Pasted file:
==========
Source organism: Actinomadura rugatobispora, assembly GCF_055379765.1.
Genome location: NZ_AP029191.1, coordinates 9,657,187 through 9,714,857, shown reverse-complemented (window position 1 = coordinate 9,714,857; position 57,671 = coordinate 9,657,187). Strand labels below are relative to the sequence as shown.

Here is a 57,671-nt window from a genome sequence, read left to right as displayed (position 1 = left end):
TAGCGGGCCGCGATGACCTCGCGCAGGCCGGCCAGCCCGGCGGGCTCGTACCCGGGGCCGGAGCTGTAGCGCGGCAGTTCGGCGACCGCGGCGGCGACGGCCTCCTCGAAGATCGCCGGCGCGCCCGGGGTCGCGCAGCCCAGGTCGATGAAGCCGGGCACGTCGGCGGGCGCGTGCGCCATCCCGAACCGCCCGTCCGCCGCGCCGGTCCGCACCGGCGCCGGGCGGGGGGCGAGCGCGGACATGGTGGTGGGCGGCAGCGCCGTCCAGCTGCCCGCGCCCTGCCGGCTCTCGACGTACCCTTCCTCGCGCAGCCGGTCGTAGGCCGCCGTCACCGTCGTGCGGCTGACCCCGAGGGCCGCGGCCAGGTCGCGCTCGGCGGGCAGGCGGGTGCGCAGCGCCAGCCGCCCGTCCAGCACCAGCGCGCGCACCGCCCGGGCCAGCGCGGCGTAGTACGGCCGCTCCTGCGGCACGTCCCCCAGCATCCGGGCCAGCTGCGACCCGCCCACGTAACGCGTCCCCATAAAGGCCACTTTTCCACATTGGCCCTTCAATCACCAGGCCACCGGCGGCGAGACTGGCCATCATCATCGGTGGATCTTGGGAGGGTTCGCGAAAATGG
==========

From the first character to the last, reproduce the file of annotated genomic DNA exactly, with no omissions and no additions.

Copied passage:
Source organism: Actinomadura rugatobispora, assembly GCF_055379765.1.
Genome location: NZ_AP029191.1, coordinates 9,657,187 through 9,714,857, shown reverse-complemented (window position 1 = coordinate 9,714,857; position 57,671 = coordinate 9,657,187). Strand labels below are relative to the sequence as shown.

Here is a 57,671-nt window from a genome sequence, read left to right as displayed (position 1 = left end):
TAGCGGGCCGCGATGACCTCGCGCAGGCCGGCCAGCCCGGCGGGCTCGTACCCGGGGCCGGAGCTGTAGCGCGGCAGTTCGGCGACCGCGGCGGCGACGGCCTCCTCGAAGATCGCCGGCGCGCCCGGGGTCGCGCAGCCCAGGTCGATGAAGCCGGGCACGTCGGCGGGCGCGTGCGCCATCCCGAACCGCCCGTCCGCCGCGCCGGTCCGCACCGGCGCCGGGCGGGGGGCGAGCGCGGACATGGTGGTGGGCGGCAGCGCCGTCCAGCTGCCCGCGCCCTGCCGGCTCTCGACGTACCCTTCCTCGCGCAGCCGGTCGTAGGCCGCCGTCACCGTCGTGCGGCTGACCCCGAGGGCCGCGGCCAGGTCGCGCTCGGCGGGCAGGCGGGTGCGCAGCGCCAGCCGCCCGTCCAGCACCAGCGCGCGCACCGCCCGGGCCAGCGCGGCGTAGTACGGCCGCTCCTGCGGCACGTCCCCCAGCATCCGGGCCAGCTGCGACCCGCCCACGTAACGCGTCCCCATAAAGGCCACTTTTCCACATTGGCCCTTCAATCACCAGGCCACCGGCGGCGAGACTGGCCATCATCATCGGTGGATCTTGGGAGGGTTCGCGAAAATGG